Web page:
Posted by & filed under Uncategorized.

Recently the Supreme Court of the United States (SCOTUS) decided that no state can prohibit same sex marriages.  Puerto Rico is following this ruling and same sex marriages will soon be effective in Puerto Rico.  While some individuals question the applicability of the SCOTUS decision to Puerto Rico,  I believe the writing is on the wall.

While much of the attention is going to marriages which will be happening in the island very soon, I have my attention on two related subjects which I will present as questions.

Question #1 – What are the rights under Puerto Rico Law applicable to individuals who are in a same sex marriage that occured outside of Puerto Rico, and who had purchased real estate property in Puerto Rico as individuals (not as a married couple) before the SCOTUS decision?

Question #2 – As a notary, which are the notices I have to provide to individuals who were married outside of Puerto Rico (regardless of when the marriage ocurred), but who are now planning to purchase property in Puerto Rico as a married couple now that the SCOTUS decision allows them to do so?

Both items are challenging in many ways, and will be to those wanting to benefit from the SCOTUS decision.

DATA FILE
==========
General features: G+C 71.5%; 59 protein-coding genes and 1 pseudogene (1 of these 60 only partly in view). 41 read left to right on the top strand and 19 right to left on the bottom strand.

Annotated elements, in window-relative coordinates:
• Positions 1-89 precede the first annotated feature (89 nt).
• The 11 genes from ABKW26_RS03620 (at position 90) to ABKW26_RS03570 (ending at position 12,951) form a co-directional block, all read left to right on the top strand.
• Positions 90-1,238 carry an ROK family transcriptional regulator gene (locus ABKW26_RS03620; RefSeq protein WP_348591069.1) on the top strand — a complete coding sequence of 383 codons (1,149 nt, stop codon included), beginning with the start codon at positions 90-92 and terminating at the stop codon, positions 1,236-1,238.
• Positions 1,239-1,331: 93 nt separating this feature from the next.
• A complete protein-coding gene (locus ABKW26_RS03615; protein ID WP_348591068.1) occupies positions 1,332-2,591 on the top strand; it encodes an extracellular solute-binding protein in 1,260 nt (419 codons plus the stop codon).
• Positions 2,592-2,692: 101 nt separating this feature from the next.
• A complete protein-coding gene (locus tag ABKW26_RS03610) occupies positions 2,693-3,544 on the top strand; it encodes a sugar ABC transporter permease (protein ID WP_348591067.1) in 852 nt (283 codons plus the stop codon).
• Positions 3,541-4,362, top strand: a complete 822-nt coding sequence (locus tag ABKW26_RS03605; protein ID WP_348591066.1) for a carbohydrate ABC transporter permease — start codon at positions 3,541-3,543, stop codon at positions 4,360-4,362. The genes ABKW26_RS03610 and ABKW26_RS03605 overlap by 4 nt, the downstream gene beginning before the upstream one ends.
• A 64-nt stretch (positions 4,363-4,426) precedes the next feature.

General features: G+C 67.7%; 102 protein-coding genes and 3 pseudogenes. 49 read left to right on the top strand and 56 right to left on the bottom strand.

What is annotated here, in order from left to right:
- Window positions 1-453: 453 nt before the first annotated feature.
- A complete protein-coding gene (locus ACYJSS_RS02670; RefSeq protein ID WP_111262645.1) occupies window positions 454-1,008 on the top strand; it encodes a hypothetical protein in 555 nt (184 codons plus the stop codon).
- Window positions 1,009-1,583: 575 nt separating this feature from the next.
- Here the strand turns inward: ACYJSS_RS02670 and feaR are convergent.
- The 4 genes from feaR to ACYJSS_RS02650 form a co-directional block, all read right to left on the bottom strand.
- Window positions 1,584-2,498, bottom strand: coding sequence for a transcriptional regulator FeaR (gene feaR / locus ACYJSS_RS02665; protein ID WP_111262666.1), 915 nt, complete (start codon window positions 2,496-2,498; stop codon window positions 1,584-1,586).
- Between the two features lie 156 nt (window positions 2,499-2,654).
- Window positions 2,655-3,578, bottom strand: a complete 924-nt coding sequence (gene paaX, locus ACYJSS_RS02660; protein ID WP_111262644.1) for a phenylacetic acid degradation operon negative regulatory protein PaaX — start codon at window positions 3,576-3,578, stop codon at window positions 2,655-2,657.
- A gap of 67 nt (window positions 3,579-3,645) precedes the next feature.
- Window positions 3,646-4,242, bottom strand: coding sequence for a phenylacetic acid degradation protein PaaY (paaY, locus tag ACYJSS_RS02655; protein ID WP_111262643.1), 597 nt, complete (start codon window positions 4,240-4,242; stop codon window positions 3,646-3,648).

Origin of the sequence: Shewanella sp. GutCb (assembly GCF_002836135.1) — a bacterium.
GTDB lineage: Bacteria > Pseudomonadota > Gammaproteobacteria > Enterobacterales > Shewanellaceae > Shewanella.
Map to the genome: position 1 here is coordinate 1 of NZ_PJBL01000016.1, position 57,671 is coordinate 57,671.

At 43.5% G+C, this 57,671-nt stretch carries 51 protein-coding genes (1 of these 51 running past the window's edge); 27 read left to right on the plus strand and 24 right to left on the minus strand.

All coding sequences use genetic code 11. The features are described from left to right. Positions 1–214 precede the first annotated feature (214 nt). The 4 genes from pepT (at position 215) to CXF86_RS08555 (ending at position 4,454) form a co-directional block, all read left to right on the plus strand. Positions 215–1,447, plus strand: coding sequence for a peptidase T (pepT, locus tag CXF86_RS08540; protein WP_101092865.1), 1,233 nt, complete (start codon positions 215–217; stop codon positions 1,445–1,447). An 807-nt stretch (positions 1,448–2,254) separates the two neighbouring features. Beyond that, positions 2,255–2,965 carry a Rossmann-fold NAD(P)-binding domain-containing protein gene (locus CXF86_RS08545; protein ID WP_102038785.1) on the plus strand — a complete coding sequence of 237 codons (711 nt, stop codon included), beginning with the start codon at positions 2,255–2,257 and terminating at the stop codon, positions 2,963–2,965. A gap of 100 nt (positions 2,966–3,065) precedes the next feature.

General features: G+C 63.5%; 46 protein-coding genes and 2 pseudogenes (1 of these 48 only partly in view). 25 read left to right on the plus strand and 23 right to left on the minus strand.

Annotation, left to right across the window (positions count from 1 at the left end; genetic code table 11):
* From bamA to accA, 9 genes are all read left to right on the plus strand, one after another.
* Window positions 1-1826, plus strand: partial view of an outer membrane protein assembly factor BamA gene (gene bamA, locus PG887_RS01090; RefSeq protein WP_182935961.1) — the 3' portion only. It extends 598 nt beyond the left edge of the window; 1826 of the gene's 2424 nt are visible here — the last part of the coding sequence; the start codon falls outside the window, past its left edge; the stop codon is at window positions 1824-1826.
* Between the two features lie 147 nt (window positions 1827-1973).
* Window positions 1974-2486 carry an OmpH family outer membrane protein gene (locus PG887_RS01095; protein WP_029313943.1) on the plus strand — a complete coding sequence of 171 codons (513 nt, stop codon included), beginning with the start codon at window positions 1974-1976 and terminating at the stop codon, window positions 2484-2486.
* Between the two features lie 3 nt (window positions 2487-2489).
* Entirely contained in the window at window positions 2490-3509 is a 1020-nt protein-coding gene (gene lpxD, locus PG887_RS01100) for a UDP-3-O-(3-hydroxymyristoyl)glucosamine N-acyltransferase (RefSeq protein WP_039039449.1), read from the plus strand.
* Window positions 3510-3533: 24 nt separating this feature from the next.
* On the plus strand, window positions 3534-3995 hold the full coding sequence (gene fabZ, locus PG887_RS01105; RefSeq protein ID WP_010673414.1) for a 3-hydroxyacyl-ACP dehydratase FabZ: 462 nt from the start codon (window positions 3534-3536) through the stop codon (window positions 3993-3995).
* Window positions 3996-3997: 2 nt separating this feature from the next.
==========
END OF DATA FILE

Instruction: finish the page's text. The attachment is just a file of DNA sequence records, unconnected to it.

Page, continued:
On category #1, the application of Puerto Rico marital law would be automatic.  This means that the purchase would have to be performed by the married couple as if married under Puerto Rico Law. In this regards, absent a prenuptial agreement valid under Puerto Rico Law, the existence of the conjugal partership is compulsory in Puerto Rico.

Category #2 will be more challenging for me as a notary.  Throughout my years in practice, I have become aware that some states do not provide for an automatic creation of conjugal partnership which in Puerto Rico is compulsory.  My main challenge would be the amount of indoctrination I would have to provide parties acquiring a real estate property in Puerto Rico.  The answer to these questions continues to evolve as I handle more real estate transactions in Puerto Rico, and will certainly be revised in light of the recent SCOTUS decision.

And now, let your questions come trought.

Yours,

Santiago F. Lampón